Monday, October 3, 2016
Some of you may be familiar with my Fair Use blog. Over my many years of collecting old photographs, I've also ended up with more than a few non photographic bits of ephemera. I had wanted to post them somewhere, but there weren't really enough examples to justify a separate blog. As it so happens, I had also down loaded a fairly large number of images, from the internet, that I found fascinating. In the end, I solved the growing problem of having too many things stored on my hard drive, and the whole what to do with the non photographic stuff by combining them on www.fairuse-wjy.blogspot.com.
This afternoon, I ran across a collection of paintings and one drawing by Estelle Peck Ishigo. Since I made the decision that I didn't want to spend a lot of time typing up biographical information on the artists and photographers posted to Fair Use, and since I have this photo that is somewhat related, I'll do it here.
Estelle Peck was born in 1899 in Oakland, California. Her mother, Bertha Apfels was an opera singer. I wasn't able to find much about her, other than that she may have been German born, and that her career was limited, mostly, to the California stage. Estelle's father was Bradford Peck, a portrait and landscape painter. He wasn't a major American artist, but his work occasionally comes up for auction, and he is collected. He was born in 1845 in New York and died in Los Angeles in 1921. As a child, Estelle showed promise in both music and art. She went to the Otis Art Institute. In 1929, she met Arthur Shigeharu Ishigo, and aspiring actor who had a job at Paramount. In 1929, inter racial marriage was illegal in California, so the young couple eloped to Mexico. According to Wikipedia, she was disowned by her family. After Pearl Harbor, her husband was arrested for no other crime than being of Japanese ancestry, and even though Estelle was exempt from being interred, she chose to accompany Arthur to the Heart Mountain Relocation Camp at Heart Mountain, Wyoming. While there, she made paintings and drawing of her life at the camp. After the war, she and Arthur returned to Los Angeles, where they worked for a fish canary. Arthur died in 1957. In 1972, Estelle published a book of her drawings. She died in poverty, in 1990, just months before a documentary about her life and art was released. Days of Waiting won the 1991 Academy Award for best documentary short subject.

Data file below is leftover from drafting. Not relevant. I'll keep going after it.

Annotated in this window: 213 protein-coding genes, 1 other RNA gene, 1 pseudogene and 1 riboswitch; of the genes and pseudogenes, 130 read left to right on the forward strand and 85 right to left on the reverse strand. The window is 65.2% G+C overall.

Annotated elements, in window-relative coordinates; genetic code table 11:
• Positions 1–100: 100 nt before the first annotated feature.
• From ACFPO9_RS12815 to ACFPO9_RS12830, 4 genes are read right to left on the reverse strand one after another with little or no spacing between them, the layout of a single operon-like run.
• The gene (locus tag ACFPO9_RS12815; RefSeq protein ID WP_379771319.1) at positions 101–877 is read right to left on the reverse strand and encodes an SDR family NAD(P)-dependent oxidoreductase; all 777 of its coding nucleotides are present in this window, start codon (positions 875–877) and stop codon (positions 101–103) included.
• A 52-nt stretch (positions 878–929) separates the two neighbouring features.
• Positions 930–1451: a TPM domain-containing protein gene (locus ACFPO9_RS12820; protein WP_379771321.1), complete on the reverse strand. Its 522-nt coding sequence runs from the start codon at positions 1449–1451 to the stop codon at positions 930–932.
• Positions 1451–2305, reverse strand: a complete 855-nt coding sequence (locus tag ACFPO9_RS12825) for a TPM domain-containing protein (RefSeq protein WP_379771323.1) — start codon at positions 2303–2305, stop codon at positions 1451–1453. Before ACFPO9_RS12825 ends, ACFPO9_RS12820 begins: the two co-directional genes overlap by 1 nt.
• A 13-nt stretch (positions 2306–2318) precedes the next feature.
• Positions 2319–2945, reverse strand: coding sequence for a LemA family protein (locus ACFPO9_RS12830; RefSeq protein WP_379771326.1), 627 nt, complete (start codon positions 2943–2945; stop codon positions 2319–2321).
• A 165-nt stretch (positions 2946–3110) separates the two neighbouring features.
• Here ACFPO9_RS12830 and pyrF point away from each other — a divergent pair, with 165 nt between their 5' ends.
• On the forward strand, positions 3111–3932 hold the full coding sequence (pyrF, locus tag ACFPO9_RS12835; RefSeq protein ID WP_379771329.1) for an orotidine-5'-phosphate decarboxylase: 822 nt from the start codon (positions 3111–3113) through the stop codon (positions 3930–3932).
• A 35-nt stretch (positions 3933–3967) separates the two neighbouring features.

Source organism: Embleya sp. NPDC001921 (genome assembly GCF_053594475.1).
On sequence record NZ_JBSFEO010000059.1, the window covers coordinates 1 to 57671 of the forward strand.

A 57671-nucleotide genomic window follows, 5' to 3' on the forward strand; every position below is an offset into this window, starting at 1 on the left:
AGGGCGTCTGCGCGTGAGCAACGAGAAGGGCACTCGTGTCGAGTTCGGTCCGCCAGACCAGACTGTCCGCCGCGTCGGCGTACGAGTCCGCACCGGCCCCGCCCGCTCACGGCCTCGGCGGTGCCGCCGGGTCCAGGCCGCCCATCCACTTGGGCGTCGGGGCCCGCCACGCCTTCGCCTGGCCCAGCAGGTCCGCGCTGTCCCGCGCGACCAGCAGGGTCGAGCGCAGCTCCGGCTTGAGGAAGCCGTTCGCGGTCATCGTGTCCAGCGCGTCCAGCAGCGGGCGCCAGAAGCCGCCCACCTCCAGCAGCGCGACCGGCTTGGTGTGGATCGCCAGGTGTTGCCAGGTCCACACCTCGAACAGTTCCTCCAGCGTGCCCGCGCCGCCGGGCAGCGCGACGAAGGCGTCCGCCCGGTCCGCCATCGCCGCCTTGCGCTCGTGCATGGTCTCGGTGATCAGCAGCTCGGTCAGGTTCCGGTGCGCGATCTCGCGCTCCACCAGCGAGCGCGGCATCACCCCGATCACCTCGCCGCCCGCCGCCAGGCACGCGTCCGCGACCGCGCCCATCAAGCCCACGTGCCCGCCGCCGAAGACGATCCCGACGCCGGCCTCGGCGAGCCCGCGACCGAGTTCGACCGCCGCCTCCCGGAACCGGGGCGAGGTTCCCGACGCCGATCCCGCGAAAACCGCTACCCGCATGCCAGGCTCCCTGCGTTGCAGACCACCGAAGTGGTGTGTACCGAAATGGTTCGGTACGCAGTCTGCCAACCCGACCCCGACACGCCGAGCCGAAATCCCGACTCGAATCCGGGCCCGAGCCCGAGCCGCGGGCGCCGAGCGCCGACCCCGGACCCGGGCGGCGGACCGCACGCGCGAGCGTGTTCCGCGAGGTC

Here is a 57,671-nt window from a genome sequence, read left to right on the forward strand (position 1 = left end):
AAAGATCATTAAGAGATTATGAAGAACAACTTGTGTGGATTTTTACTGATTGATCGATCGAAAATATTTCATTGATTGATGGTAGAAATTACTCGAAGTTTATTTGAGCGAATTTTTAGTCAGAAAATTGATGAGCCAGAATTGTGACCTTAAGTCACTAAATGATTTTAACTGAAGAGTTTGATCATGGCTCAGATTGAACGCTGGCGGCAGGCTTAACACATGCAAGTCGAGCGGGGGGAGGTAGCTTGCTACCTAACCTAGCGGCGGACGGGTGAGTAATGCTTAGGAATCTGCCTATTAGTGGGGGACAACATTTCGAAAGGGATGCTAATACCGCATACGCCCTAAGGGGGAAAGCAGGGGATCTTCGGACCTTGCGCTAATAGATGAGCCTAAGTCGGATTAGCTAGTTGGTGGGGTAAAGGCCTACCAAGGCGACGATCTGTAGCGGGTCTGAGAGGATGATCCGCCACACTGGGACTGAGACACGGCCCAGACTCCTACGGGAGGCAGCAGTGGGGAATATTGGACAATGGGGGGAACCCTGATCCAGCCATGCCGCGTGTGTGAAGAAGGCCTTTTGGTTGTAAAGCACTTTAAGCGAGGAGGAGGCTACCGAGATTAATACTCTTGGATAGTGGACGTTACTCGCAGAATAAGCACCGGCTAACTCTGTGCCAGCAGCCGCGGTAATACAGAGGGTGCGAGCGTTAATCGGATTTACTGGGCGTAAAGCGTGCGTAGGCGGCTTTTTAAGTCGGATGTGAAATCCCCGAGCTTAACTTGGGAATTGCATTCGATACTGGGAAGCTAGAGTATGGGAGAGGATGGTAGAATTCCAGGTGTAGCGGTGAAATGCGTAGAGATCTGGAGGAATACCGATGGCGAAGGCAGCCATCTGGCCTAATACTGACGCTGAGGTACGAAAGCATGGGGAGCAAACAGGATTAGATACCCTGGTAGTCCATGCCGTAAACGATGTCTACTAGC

Anyway, because the one woman in this snapshot appears to be wearing a kimono, I'm fairly certain they are Japanese. Because I found it at an antique store in Los Angeles, I'd bet that it was taken in the United States. If I'm right about all that, then it's almost certain these four ladies were sent to a relocation camp, and it's possible that they may have ended up at Heart Mountain, and if so, they probably met Estelle Peck Ishigo.